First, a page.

I find the the Irish and the American examples and certainly the "empty" use strange, but all in all, "at all" seems more natural than the alternative "even".

"Is he even a priest?" in most cases means "Is he a priest at all (or rather an imposter)?", not "Is he even a priest (not only a deacon as I thought)?"


Guy Deutscher mentions this usage in his Unfolding of Language, and posits it completely losing any sense and just becoming a question signifier, a thousand years into the future, as in: Would you like some bread tall?

Marc said...

In the example of the baker asking "do you want your bread sliced at all?" the listener may have be misinterpreting what the "at all" refers to.

They thought that it modified "slice" (they stopped themselves from saying they'd take it sliced half-way), but to my ear it actually modifies "want".

The question being asked is: "Do you have any desire for your bread to be sliced?"

BenMuch said...

Hi Mr Crystal. I understand you're on hiatus currently, and my thoughts are with you during this time. However, I was wondering if in they New Year there will be more analysis of the use of Twitter?

I'm currently studying for my English Language A'Level, and I have chosen Twitter as my coursework topic. I'm looking at the different purposes behind why an individual would use Twitter, and how it affects the content of their tweets. My teacher pushed me to research you, and I am currently waiting on my copy of 'A Little Book of Language' to arrive in the post.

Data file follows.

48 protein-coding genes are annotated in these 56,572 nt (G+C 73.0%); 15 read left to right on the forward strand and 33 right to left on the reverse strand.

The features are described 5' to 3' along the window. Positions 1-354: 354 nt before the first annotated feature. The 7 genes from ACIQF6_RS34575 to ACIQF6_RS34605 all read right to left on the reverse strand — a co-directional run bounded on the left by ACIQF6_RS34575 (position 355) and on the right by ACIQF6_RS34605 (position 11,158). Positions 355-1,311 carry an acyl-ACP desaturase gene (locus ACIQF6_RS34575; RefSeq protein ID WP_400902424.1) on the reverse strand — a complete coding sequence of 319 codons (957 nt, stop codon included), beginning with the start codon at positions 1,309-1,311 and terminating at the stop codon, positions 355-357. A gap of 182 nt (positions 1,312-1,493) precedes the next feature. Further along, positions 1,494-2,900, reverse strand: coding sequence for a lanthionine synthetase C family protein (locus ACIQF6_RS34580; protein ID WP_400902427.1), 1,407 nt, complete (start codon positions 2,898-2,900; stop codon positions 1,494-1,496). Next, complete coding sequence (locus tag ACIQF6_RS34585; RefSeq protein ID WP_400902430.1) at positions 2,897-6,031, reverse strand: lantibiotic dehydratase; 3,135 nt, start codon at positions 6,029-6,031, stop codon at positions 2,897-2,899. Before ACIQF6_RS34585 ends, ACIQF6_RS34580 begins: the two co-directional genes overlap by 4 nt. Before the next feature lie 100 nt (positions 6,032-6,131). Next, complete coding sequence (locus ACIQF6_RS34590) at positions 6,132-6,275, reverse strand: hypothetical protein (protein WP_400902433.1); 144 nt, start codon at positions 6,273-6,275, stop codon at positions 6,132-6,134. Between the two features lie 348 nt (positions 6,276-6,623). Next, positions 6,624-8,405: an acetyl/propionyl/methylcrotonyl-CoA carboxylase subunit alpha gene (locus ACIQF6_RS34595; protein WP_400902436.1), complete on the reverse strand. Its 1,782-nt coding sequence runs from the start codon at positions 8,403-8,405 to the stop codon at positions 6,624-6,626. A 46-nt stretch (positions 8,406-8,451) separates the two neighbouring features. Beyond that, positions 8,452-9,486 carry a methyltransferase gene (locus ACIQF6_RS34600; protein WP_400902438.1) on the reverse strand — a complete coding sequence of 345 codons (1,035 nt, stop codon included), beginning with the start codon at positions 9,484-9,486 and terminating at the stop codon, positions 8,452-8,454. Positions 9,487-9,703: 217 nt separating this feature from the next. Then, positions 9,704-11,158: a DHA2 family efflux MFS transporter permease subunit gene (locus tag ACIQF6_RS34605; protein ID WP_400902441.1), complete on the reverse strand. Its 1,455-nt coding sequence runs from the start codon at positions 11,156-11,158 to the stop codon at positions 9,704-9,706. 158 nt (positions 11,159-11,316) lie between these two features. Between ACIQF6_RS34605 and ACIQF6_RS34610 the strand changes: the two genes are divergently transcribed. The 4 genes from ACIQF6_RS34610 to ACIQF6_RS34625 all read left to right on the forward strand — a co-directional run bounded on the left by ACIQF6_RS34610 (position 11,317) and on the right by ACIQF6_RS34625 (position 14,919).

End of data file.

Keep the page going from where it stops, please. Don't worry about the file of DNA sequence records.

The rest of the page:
I have watched some of your interviews and I can safely say I find your views inspiring and accurate.
Basically, if there will be any new Twitter analysis, that would significantly useful. However, do not feel obliged, as I'm sure it's not the biggest issue right now! (Although, if you don't ask, you don't get!) (I'm feeling very cheeky now, apologies!)

Thanks again for the book and blog.
Ben W

DC said...

This last post is off-topic for this thread, but, not knowing the sender's email, I can't send an answer to the question in any other way. You'll find a preliminary analysis of Twitter in a chapter of my Internet Linguistics.

europhile said...

I might have posted this already. If so, apologies. Having Wordpress problems.

I'm reminded of a joke from my childhood (in Dublin).

American visitor: What's the difference between a single yellow line and a double yellow line?

Local: The single yellow line means "no parking at all"; the double yellow line means "no parking at all, at all".

Eimear Ní Mhéalóid said...

I suspect that "at all" in Hiberno-English corresponds heavily to ar bith in Irish, and that "at all at all" is a semi-jocular translation of the emphatic ar chor ar bith. I never hear "at all, at all" in Ireland except as deliberate top-of-the-morning paddy-whackery.
Ar bith generally carries a negative meaning - rud ar bith means "(no)thing at all" - but can also roughly mean "any". I think bith literally and somewhat obsoletely means (the) world.

DC said...

Europhile: great story!

And thanks for this perspective from Irish, Eimear.

Anonymous said...

what linguistic term would you give "at all".... is it a qualifier or an interrogative tag?

DC said...

From a syntactic point of view I suppose it's adverbial in function. Pragmatically it is altering the force of the question - and, from the examples above, in different ways.